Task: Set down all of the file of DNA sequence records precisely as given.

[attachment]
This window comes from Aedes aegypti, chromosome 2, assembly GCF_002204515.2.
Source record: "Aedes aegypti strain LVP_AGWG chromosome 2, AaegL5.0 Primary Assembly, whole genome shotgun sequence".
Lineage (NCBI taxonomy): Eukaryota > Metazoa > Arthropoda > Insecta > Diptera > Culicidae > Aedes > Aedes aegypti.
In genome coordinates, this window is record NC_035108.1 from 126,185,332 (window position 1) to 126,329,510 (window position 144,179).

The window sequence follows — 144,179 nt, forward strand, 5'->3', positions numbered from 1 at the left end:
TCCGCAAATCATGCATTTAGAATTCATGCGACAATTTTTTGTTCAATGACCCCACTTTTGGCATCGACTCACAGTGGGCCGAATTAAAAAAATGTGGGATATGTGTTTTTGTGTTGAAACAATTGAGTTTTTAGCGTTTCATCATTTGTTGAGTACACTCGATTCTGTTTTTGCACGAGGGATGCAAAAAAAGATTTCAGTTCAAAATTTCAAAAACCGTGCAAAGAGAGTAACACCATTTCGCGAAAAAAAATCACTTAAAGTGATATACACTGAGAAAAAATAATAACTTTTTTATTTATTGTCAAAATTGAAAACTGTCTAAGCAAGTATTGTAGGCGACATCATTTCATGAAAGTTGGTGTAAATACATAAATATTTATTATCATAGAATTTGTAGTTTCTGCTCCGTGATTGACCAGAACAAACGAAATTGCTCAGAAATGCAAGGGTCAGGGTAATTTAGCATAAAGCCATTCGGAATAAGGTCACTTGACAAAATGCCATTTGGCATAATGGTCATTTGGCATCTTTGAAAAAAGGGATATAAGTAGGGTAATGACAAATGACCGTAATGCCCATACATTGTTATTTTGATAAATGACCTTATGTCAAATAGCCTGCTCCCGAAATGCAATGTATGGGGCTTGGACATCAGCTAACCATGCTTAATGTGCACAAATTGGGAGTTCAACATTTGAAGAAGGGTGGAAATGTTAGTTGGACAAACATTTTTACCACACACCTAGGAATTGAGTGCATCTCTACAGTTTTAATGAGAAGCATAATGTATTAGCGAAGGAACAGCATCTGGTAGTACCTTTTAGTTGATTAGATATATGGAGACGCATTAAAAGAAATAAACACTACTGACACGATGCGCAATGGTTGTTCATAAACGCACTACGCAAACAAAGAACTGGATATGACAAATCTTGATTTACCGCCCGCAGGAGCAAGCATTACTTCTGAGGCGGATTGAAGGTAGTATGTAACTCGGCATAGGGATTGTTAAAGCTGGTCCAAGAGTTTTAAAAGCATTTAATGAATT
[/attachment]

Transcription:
This window comes from Aedes aegypti, chromosome 2, assembly GCF_002204515.2.
Source record: "Aedes aegypti strain LVP_AGWG chromosome 2, AaegL5.0 Primary Assembly, whole genome shotgun sequence".
Lineage (NCBI taxonomy): Eukaryota > Metazoa > Arthropoda > Insecta > Diptera > Culicidae > Aedes > Aedes aegypti.
In genome coordinates, this window is record NC_035108.1 from 126,185,332 (window position 1) to 126,329,510 (window position 144,179).

The window sequence follows — 144,179 nt, forward strand, 5'->3', positions numbered from 1 at the left end:
TCCGCAAATCATGCATTTAGAATTCATGCGACAATTTTTTGTTCAATGACCCCACTTTTGGCATCGACTCACAGTGGGCCGAATTAAAAAAATGTGGGATATGTGTTTTTGTGTTGAAACAATTGAGTTTTTAGCGTTTCATCATTTGTTGAGTACACTCGATTCTGTTTTTGCACGAGGGATGCAAAAAAAGATTTCAGTTCAAAATTTCAAAAACCGTGCAAAGAGAGTAACACCATTTCGCGAAAAAAAATCACTTAAAGTGATATACACTGAGAAAAAATAATAACTTTTTTATTTATTGTCAAAATTGAAAACTGTCTAAGCAAGTATTGTAGGCGACATCATTTCATGAAAGTTGGTGTAAATACATAAATATTTATTATCATAGAATTTGTAGTTTCTGCTCCGTGATTGACCAGAACAAACGAAATTGCTCAGAAATGCAAGGGTCAGGGTAATTTAGCATAAAGCCATTCGGAATAAGGTCACTTGACAAAATGCCATTTGGCATAATGGTCATTTGGCATCTTTGAAAAAAGGGATATAAGTAGGGTAATGACAAATGACCGTAATGCCCATACATTGTTATTTTGATAAATGACCTTATGTCAAATAGCCTGCTCCCGAAATGCAATGTATGGGGCTTGGACATCAGCTAACCATGCTTAATGTGCACAAATTGGGAGTTCAACATTTGAAGAAGGGTGGAAATGTTAGTTGGACAAACATTTTTACCACACACCTAGGAATTGAGTGCATCTCTACAGTTTTAATGAGAAGCATAATGTATTAGCGAAGGAACAGCATCTGGTAGTACCTTTTAGTTGATTAGATATATGGAGACGCATTAAAAGAAATAAACACTACTGACACGATGCGCAATGGTTGTTCATAAACGCACTACGCAAACAAAGAACTGGATATGACAAATCTTGATTTACCGCCCGCAGGAGCAAGCATTACTTCTGAGGCGGATTGAAGGTAGTATGTAACTCGGCATAGGGATTGTTAAAGCTGGTCCAAGAGTTTTAAAAGCATTTAATGAATT